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Diplomaniacs (1933)

Passed  -  Comedy  -  12 May 1933 (USA)
7.0
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Ratings: 7.0/10 from 165 users  
Reviews: 11 user | 7 critic

Barbers Willy Nilly and Hercules Glub have opened a barbershop in an Indian reservation, where they have no customers. When suddenly a white man asks for a shave, several Indians of the ... See full summary »

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(screen play), (screen play), 1 more credit »
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Title: Diplomaniacs (1933)

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Videos

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Cast

Complete credited cast:
Bert Wheeler ...
Willy
Robert Woolsey ...
Hercules
Marjorie White ...
Dolores
Phyllis Barry ...
Fifi
...
Winkelreid
...
Chinaman
Edgar Kennedy ...
Chairman - Peace Conference
Richard Carle ...
Ship's Captain
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Storyline

Barbers Willy Nilly and Hercules Glub have opened a barbershop in an Indian reservation, where they have no customers. When suddenly a white man asks for a shave, several Indians of the Oopadoop nation also enter, hearing the usual barbershop banter about foreign debts, they force them to be ambassadors of their nation at the Peace conference in Geneva. Ammunition industry executive Winkelreid is scheming to prevent their mission becoming an success, but the vamp Dolores aboard the ship fails, falling in love with Nilly, and so does Fifi, the toughest person of the world in Paris, falling for Glub. Although Winkelreid is able to steal their secret papers, Nilly and Glub don't give up after being reminded by constant observation of their Indians and enter the Peace conference, which turns out to be a battlefield... Written by Stephan Eichenberg <eichenbe@fak-cbg.tu-muenchen.de>

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Genres:

Comedy

Certificate:

Passed | See all certifications »
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Release Date:

12 May 1933 (USA)  »

Also Known As:

Diplomaniacs  »

Company Credits

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Technical Specs

Runtime:

Sound Mix:

(RCA Photophone System)

Aspect Ratio:

1.37 : 1
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Did You Know?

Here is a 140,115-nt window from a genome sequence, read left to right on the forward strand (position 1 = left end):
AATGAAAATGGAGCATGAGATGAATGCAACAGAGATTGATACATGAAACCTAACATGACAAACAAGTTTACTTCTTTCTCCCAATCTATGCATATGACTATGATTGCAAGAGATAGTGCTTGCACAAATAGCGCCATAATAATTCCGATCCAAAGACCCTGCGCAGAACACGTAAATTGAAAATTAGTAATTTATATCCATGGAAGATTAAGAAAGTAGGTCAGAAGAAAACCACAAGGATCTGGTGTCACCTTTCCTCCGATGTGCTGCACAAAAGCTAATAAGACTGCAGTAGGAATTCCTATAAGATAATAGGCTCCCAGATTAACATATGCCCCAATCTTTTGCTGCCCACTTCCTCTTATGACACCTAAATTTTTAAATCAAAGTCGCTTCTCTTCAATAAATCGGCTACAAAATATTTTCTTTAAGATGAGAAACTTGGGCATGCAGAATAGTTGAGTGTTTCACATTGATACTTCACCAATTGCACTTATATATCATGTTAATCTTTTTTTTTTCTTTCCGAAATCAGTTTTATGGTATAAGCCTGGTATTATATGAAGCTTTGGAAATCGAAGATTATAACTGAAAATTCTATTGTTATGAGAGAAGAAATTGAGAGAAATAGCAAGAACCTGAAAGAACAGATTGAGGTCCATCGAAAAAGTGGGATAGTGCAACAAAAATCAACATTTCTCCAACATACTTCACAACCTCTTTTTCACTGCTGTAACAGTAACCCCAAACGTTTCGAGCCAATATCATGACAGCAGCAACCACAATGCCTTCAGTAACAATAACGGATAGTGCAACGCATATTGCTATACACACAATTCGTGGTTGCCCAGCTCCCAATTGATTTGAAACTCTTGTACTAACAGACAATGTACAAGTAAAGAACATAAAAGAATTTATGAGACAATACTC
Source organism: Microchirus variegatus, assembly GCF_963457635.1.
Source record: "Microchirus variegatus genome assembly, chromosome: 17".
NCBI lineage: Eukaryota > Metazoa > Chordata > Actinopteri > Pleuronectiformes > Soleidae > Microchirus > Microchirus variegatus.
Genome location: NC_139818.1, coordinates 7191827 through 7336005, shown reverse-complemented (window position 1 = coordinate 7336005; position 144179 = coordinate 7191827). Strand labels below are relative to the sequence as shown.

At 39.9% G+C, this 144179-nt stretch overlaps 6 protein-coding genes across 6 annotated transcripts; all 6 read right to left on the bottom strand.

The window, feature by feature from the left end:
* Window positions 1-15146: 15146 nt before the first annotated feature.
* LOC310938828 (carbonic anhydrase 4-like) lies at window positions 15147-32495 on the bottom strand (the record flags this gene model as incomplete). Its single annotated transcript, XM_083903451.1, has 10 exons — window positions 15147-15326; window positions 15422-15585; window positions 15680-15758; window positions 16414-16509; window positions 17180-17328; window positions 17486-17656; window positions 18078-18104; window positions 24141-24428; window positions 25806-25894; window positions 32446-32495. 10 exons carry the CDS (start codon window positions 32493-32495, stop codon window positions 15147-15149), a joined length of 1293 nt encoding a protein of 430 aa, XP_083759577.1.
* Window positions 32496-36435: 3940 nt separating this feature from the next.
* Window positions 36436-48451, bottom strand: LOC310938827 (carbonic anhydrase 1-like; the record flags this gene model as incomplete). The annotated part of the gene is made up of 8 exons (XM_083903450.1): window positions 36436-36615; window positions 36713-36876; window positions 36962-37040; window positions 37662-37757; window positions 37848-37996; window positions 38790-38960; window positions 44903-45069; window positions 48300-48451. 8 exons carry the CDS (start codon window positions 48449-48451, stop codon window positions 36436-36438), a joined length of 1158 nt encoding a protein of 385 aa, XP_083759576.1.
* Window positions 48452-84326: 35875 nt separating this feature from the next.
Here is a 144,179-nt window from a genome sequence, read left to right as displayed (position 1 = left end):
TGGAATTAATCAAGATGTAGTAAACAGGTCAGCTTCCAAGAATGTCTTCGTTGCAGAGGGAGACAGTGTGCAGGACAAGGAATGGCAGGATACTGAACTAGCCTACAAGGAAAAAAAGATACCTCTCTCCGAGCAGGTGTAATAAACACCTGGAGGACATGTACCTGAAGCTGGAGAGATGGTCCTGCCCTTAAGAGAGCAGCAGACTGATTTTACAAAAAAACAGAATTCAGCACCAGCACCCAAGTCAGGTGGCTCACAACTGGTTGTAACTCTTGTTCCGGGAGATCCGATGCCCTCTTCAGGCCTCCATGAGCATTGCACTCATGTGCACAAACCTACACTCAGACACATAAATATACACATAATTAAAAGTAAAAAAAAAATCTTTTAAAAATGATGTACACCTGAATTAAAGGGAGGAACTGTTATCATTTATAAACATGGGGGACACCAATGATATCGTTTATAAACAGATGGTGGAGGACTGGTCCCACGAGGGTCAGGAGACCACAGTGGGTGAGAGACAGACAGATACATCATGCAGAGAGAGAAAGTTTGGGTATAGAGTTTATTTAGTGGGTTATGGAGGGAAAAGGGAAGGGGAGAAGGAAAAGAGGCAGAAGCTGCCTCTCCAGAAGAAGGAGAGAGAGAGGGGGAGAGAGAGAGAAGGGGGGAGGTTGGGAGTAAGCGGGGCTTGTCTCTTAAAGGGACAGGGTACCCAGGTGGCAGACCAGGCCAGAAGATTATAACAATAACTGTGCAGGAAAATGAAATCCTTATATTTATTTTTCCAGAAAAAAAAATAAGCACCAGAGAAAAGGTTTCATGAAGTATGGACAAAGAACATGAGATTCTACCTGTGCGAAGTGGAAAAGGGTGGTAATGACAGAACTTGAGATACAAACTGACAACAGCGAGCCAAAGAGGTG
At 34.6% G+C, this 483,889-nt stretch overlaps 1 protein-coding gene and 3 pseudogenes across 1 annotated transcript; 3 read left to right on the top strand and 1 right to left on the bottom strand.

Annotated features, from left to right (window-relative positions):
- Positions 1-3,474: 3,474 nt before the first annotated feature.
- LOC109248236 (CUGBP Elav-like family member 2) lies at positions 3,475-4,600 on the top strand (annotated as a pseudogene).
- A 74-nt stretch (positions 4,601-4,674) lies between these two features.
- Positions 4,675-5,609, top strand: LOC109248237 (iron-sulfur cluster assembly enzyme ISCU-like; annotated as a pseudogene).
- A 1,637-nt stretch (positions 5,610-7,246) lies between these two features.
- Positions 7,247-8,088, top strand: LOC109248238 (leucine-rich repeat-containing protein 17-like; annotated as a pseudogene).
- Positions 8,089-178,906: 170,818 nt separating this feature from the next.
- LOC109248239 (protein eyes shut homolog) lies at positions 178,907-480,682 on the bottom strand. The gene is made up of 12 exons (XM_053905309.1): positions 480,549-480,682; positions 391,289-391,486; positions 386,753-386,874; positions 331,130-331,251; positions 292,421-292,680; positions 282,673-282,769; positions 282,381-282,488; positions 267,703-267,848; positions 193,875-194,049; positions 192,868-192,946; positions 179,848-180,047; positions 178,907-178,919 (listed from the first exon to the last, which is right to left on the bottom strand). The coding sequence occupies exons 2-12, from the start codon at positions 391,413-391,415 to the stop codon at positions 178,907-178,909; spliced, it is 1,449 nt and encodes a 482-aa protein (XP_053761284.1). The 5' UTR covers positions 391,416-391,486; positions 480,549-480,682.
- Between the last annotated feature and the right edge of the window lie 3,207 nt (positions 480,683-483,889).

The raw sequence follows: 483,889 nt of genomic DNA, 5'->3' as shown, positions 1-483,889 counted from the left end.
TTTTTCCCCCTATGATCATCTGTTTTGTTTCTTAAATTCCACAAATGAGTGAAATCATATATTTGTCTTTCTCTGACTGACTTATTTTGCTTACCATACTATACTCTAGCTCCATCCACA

Trivia

Preserved by the Library of Congress. See more »

Quotes

Dolores: Sing to me!
Willy Nilly: How about "One Hour with You"?
Dolores: Sure! But first - sing to me!
See more »

Connections

Featured in 100 Years of Comedy (1997) See more »

Soundtracks

The Old Folks at Home (Swanee River)
(1851) (uncredited)
Written by Stephen Foster
Danced by Bert Wheeler and Robert Woolsey
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User Reviews

truly, truly, silly
19 January 2004 | by (United Kingdom) – See all my reviews

"Diplomaniacs" certainly lives up to its daft title and this movie probably was one of the silliest of the Wheeler and Woolsey collaborations in the 1930s. The boys find themselves this time uprooted from their Indian reservation barber's shop (where the Indians don't need shaving and only ever seem to say 'oompah', that is, except the Chief who went to Oxford), and sent to stop all wars at the Geneva Peace Conference.

Cue a swipe at every possible stereotype concerning the various peoples and countries of the world, from the Chinaman who wants to return to his wife, who he hates; to the Swiss national costume (don't ask), and even a number, 'No More War', in blackface! And Robert Woolsey even surfaces from sleep with a cigar; the guy must have gone through hundreds of them...

The songs, more of them than usual for one of their movies, are high points amongst the bizarre plot (including one sequence where Bert Wheeler recreates his old vaudeville act with 'Annie Laurie'). In support, Phyllis Barry is a hoot as smoke-breathing siren Fifi, while Marjorie White sizzles as Bert's violent love interest (brilliant number for them in 'Sing to Me'). Louis Calhern and Hugh Herbert also appear.

I know that this movie in particular annoys some commentators who see it as politically incorrect, but viewed in the context of the time, and accepting its mischevious spirit, it has enough good points to keep it watchable today. An excellent comedy classic!


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